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Section 5.3.3

Process

Use process in paragraphs to develop sequences that describe how an action is carried out orhow something works. The following paragraph shows a typical sequential treatment of a generalphysical phenomenon. Note the concentration of process verbssuch as to find, samples, sums, andprovides.


Ideally, an image should contain a region of high-intensity pixels that form the target,and a low-intensity background. To find the target region, the algorithm first samples the imagesin overlapping windows and sums the pixel intensities contained in each window. The windowwith the highest sum is assumed to contain the target, and the average of the remaining windowsis assumed to be indicative of the background level. Thus, subtracting the average of the windowsums from the highest window sum provides a measure of the target strength over thebackground noise level. If an image does not contain a target, then the different between thehighest sum and the average sum will be very small. The difference will also be small for imagescontaining faint targets and high levels of background noise.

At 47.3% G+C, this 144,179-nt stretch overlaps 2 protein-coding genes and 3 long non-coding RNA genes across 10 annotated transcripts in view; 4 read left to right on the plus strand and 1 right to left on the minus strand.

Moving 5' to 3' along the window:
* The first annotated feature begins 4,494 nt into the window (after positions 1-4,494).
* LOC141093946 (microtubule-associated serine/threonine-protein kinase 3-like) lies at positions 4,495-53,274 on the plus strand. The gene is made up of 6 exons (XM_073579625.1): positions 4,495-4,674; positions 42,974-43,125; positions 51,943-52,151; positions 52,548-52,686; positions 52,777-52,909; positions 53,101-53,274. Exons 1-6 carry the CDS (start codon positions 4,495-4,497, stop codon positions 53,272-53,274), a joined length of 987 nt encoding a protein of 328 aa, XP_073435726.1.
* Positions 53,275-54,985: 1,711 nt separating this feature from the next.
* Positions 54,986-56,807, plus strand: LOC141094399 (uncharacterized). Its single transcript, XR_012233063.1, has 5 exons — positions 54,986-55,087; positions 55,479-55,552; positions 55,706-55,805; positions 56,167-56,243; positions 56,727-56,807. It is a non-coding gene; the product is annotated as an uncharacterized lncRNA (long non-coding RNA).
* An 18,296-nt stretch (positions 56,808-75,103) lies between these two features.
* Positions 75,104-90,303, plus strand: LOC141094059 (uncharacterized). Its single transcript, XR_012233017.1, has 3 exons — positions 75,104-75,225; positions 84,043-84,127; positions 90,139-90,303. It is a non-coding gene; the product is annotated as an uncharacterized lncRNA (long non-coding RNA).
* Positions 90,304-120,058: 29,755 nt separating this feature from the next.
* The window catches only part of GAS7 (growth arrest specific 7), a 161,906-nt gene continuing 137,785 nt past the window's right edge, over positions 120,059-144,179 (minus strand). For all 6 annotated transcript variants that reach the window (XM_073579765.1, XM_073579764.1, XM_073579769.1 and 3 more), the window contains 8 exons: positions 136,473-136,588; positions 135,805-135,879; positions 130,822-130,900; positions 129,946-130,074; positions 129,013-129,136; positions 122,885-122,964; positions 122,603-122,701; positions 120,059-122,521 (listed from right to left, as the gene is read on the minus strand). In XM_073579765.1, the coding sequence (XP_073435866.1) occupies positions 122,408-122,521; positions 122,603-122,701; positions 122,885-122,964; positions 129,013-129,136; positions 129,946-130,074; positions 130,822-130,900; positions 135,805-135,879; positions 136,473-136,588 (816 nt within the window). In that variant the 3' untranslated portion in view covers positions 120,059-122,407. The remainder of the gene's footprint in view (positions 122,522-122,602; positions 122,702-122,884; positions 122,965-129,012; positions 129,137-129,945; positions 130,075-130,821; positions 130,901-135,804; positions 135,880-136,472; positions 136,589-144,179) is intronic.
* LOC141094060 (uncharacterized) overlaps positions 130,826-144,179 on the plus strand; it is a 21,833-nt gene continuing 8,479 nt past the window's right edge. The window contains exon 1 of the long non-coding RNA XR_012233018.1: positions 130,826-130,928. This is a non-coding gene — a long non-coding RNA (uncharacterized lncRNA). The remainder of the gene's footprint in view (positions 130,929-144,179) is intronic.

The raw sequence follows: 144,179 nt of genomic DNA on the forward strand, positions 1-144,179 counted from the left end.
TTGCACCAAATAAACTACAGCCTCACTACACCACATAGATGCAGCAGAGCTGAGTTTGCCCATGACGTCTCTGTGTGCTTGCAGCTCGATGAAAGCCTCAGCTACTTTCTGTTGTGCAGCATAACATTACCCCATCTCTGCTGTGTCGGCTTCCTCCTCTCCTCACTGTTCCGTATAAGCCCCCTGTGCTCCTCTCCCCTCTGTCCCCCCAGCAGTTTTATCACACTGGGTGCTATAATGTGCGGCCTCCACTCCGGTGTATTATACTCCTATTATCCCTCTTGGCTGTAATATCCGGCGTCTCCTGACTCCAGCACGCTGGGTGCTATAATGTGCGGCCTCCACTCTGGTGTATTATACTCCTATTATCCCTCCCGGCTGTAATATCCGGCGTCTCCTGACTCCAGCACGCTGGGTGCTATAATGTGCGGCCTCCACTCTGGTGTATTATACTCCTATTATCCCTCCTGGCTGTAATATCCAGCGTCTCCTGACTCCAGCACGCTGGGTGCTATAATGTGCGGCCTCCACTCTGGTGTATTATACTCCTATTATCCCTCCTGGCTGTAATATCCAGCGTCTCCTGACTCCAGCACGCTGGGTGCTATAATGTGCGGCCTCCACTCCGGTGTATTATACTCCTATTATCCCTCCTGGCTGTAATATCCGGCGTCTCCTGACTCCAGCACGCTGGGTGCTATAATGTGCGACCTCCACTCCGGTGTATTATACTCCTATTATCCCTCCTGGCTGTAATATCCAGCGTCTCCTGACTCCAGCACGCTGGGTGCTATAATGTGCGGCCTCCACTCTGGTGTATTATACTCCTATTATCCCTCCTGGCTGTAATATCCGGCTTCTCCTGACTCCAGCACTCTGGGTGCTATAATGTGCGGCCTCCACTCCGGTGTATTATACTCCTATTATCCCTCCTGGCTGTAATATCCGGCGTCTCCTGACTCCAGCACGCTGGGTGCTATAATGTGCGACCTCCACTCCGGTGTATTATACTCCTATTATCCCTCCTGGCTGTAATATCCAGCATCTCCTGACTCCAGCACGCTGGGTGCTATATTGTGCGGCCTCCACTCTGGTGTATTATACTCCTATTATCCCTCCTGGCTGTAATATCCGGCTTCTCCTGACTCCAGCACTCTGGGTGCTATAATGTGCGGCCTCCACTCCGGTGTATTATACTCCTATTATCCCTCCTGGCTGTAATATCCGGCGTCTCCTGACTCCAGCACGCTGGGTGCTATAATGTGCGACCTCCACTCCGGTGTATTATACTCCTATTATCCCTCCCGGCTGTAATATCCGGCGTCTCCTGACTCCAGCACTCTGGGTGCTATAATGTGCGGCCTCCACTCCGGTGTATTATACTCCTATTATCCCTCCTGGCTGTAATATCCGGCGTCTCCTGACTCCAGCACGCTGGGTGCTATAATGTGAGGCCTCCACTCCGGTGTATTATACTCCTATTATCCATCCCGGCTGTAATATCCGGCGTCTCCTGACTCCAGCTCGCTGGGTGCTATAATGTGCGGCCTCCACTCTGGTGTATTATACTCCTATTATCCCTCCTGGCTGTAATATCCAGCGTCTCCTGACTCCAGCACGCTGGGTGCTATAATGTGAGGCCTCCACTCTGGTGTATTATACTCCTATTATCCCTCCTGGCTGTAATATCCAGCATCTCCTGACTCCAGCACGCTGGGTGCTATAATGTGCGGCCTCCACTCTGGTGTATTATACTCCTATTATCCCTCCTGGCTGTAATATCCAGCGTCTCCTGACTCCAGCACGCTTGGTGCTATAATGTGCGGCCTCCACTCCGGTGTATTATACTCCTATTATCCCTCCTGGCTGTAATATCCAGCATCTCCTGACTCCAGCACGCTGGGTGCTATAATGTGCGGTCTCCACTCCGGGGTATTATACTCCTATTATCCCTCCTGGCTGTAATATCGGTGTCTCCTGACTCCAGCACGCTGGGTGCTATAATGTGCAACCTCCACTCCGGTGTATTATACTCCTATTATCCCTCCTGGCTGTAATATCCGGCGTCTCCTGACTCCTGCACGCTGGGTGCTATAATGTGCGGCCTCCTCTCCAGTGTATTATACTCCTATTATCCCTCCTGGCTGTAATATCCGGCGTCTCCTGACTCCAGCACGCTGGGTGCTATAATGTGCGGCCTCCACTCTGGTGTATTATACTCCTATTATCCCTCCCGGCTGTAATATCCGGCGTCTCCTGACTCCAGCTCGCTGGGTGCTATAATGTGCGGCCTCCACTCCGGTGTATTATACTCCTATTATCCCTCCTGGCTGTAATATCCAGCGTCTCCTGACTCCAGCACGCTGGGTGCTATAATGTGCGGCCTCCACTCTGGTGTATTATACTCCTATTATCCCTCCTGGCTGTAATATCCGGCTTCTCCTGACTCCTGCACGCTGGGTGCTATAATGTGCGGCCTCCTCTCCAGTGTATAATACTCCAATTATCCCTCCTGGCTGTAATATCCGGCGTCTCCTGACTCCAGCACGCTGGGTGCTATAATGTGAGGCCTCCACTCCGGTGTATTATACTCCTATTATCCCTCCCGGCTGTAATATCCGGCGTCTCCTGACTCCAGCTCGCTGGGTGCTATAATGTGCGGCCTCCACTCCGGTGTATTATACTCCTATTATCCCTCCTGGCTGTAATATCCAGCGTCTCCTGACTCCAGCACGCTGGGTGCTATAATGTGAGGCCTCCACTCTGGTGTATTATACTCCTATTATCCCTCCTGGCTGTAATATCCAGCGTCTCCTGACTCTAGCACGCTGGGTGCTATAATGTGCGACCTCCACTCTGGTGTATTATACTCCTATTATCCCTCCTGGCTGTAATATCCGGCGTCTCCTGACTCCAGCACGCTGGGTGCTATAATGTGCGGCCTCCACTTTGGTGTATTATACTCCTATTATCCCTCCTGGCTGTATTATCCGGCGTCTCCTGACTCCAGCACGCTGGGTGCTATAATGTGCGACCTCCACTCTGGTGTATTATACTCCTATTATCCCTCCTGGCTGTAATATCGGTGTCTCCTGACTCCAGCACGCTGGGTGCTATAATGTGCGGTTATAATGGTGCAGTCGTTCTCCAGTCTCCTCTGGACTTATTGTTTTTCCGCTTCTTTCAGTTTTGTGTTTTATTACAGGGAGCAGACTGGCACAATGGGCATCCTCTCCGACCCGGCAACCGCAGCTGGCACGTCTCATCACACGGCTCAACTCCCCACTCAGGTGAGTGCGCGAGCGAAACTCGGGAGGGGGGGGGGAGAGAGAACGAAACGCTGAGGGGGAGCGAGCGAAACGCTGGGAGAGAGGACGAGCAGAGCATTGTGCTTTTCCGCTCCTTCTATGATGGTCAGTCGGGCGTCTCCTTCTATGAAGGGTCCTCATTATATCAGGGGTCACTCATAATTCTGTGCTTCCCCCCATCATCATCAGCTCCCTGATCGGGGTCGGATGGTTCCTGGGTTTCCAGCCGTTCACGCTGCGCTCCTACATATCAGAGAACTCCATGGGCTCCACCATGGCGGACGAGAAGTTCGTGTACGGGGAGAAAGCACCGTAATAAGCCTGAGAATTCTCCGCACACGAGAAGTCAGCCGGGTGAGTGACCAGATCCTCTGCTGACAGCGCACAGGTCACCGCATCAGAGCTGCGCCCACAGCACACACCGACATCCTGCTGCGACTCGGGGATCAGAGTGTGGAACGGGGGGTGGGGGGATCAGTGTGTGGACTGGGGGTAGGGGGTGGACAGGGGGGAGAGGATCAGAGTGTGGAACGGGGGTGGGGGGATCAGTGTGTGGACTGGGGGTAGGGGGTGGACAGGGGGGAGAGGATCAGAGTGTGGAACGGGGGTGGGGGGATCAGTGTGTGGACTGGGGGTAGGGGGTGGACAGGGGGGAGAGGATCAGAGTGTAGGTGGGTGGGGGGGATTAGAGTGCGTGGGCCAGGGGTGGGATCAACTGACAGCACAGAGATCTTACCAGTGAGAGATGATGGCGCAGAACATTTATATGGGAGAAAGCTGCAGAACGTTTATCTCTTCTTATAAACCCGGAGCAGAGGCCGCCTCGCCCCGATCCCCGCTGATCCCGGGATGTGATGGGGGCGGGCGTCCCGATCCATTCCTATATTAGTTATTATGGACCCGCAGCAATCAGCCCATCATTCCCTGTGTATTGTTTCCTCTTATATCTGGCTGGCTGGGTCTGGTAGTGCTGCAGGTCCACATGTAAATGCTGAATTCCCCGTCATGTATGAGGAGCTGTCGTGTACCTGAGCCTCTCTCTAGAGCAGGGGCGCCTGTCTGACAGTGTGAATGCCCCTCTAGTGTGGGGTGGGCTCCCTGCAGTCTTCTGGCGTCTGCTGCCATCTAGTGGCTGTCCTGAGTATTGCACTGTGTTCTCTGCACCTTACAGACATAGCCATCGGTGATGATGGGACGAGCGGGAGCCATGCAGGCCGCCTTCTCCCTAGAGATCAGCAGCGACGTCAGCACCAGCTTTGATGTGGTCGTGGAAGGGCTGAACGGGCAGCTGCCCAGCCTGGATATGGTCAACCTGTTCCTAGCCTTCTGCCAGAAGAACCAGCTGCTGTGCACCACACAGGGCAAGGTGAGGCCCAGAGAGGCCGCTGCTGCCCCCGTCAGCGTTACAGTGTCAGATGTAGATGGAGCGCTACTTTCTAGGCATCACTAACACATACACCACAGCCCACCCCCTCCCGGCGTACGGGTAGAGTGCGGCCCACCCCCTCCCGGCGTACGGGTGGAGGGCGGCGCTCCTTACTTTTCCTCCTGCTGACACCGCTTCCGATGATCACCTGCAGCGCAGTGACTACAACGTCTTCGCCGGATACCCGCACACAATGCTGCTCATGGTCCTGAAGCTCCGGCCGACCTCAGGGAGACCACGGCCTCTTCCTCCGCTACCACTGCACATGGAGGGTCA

--M. Menon, E. Boudreau, and P. J. Kolodzy, "An Automatic Ship Classification System forISAR Imagery," Lincoln Laboratory Journal


A more rigid process description, filled with technicalterminology, may become experimental protocol, as follows:


Isolation of RNA

The homogenate was extracted twice at 4°C with buffer-equilibrated phenol; the firstextraction was 1 hr. long and the second, 15 min. Two volumes of ethanol:m-cresol (9:1, byvolume), added to the aqueous phase, precipitated total RNA overnight at 4°. The RNAprecipitate was collected by centrifugation, washed successively with 70% and 95% ethanol, anddried over CaSO4 under vacuum. The RNA was dissolved in 0.015 MNaCl:0.0015 M sodium citrate, pH 7.0, and the absorbance at 260 nm wasdetermined . . . 

--C. M. King et al., "Comparative Adduct Formation of 4-aminobipheynl," CancerResearch


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